U.S. Senate Has Until Early March to Finalize FAA Reauthorization Bill

The legislation offers a chance to improve flight training by increasing loggable simulator hours.

With the holidays over, the new countdown for Congress to finalize the FAA bill is on. The twice extended, nearly 800-page draft FAA reauthorization bill is due March 8. 

The FAA bill initially passed the House in July, but the agency’s existing authorization has since been extended twice because of debates in the Senate ranging from aviation to global politics. December was a particularly chaotic time with senators using their valuable pre-holiday time to talk about border security and aid to Ukraine and Israel. They hoped to debate the list of FAA-related items over the past two weeks. However, the Boeing 737 Max 9 midair door plug incident and concerns over the FAA’s diversity and inclusion hiring plans have dominated the media and absorbed attention. Discussions around the FAA bill are now expected to take place in February. 

The overall aim of the bill is to help improve aviation technologies and the workforce by improving FAA efficiency and operations, growing the aviation workforce, upholding America’s gold standard in safety, and encouraging aviation innovation. More specifically, there has been debate around several key issues, including raising the mandatory pilot retirement age from 65 to 67 and increasing the simulator hours a pilot can log as part of the 1,500 hours needed to become an airline transport pilot. In November, Senator John Thune (R-S.D) put forth a compromise proposal to increase loggable simulator hours from 100 to 150.

As part of the National Flight Training Alliance (NFTA), made up of American leaders in the pilot training space, I believe that good will come from raising the simulator hours.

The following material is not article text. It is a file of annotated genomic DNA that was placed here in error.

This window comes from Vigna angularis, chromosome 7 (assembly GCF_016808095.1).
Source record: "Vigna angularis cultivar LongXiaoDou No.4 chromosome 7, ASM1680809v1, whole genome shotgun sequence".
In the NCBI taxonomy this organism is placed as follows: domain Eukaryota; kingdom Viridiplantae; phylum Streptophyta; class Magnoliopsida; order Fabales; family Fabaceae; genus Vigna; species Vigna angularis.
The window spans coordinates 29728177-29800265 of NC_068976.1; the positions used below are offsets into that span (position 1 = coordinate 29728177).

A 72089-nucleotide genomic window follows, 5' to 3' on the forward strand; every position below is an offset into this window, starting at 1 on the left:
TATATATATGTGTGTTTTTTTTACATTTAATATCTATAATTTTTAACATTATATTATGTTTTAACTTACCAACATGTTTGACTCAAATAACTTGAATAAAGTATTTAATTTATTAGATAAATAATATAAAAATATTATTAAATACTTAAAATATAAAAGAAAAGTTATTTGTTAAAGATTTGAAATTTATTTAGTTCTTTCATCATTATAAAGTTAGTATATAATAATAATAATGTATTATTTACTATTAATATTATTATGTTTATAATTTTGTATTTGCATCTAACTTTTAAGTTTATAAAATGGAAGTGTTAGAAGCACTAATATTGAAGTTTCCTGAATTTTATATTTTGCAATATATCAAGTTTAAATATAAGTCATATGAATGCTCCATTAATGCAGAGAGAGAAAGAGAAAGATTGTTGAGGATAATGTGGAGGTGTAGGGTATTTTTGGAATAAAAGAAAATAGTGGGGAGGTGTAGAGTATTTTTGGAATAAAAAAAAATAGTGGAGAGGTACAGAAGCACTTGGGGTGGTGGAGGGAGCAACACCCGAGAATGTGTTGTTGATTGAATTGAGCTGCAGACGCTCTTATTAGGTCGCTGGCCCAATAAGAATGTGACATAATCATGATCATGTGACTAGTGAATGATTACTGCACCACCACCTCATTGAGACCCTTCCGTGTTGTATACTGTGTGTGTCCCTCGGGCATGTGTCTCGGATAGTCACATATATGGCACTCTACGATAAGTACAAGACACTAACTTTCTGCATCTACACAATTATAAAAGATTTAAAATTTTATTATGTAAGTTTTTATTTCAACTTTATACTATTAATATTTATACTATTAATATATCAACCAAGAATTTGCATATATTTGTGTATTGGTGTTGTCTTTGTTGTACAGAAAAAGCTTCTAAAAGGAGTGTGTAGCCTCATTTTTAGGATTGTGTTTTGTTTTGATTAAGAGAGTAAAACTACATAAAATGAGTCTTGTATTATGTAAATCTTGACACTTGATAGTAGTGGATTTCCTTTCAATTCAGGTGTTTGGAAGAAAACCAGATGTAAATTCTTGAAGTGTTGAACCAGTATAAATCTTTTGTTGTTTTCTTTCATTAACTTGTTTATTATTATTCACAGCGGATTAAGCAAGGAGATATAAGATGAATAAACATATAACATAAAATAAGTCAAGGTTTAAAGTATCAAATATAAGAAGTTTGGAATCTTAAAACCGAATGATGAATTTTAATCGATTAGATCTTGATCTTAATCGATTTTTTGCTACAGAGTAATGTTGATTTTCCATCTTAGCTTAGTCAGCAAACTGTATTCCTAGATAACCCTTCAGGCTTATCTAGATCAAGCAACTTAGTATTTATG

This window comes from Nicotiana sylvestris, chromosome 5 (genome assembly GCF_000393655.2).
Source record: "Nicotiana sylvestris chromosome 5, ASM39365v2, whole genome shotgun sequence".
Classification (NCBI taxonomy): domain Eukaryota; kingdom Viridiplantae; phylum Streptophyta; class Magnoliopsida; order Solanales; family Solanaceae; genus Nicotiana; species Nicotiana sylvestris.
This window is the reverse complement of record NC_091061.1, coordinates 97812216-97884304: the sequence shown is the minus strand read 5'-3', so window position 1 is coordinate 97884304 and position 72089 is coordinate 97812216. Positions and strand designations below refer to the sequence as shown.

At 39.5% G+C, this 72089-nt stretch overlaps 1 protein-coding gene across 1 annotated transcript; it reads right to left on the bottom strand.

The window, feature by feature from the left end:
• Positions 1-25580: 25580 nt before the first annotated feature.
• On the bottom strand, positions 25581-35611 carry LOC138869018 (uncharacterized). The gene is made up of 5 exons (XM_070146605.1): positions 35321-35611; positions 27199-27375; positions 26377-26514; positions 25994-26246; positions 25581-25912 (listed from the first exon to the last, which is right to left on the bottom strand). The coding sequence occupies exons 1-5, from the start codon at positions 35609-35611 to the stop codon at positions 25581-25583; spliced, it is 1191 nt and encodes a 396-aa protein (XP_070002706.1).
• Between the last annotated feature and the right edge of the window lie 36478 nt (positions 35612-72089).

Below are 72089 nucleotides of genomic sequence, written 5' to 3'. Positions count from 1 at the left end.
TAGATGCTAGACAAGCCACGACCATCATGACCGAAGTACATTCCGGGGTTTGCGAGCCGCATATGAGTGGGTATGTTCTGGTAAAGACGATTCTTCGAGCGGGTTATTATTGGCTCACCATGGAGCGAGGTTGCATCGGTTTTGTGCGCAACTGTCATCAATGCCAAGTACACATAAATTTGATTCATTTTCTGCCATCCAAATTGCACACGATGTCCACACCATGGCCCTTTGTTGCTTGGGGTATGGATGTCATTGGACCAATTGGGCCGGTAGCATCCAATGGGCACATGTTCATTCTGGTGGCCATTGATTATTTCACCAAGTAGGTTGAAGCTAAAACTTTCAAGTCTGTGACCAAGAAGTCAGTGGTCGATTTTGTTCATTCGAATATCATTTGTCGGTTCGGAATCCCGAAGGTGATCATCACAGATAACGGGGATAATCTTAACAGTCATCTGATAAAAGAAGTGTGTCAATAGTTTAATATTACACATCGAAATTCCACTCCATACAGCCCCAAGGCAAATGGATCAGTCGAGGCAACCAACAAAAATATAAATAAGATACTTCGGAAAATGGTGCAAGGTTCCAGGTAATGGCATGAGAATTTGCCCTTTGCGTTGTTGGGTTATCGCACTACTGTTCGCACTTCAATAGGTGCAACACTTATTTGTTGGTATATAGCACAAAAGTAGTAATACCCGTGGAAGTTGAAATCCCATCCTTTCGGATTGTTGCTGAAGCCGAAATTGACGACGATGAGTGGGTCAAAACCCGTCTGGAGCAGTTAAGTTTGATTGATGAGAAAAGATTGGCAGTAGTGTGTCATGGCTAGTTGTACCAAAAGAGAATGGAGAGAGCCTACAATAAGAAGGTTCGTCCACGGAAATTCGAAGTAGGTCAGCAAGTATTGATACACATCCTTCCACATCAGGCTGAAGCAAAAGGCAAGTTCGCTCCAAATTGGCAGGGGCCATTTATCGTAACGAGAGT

The simulators of 2024 are not a 1990s DOS-run PC flight simulators with a joystick. The latest advanced simulators often contain an exact replica of a specific aircraft with the same avionics and controls you will find in a real airplane. This enables pilots to practice a whole range of skills, from teamwork and communication to aircraft systems and actual stick and rudder flying, if needed. Moreover, advancements in recent simulator technology, particularly in computer software and graphics, have pushed the immersion and data collection to a whole new level. The advanced data-driven training systems enable pilots and instructors to receive real-time insights and standardized evaluations for continuous pilot training improvement. This is important because efficient and economical performance evaluation is critical to the aviation industry.

These simulations promote the use of critical and evaluative thinking. Events in newer high-fidelity simulators enable students to enthusiastically contemplate the implications of a given scenario. This is vital, especially in recreating and practicing emergency procedures and scenarios, which you don’t want to do in the aircraft. Furthermore, scientific studies, including high-level, peer-reviewed journal articles on human factors, have shown that adding in unpredictability and variability into simulator training sessions improves pilot responses. It requires the pilot to apply the practiced skills and reinforces learning.

Another often overlooked benefit of simulators is teaching in one. The Roman philosopher Seneca said, “When we teach, we learn.” Scientific studies have proven this is true—teaching a topic to your student helps the teacher learn. It’s known as the “protégé effect.” NFTA board members, who include FAA Part 141/161 flight school owners and their CFIs, can attest to this. Many of us view the flight time while teaching, especially in a simulator, as superior compared to other more uneventful and repetitious methods allowed for logging flight experience. 

One can write a full-length book on this “flight training” topic, and if you did, it would be imperative to include the expertise and experience of the individuals involved in the day-to-day flight school world. This FAA bill shouldn’t be any different. It is these individuals who train the private pilots who eventually become commercial pilots who feed the airlines and other institutions. They know that time in an advanced flight simulator is highly beneficial to student pilots and instructors. They see raising the loggable simulator hours from 100 to 150 as a step in the right direction. 

Overall, now is the ideal time to modernize and update flight training in America. The pilot shortage, combined with often outdated and inefficient regulations, makes it vital that the final version of the Securing Growth and Robust Leadership in American Aviation Act allows for innovation in aircraft simulation and education. Aviation is critical to our country’s national infrastructure. This bill will provide industry and FAA Administrator Michael Whitaker with guidance on the next five years—and beyond. 


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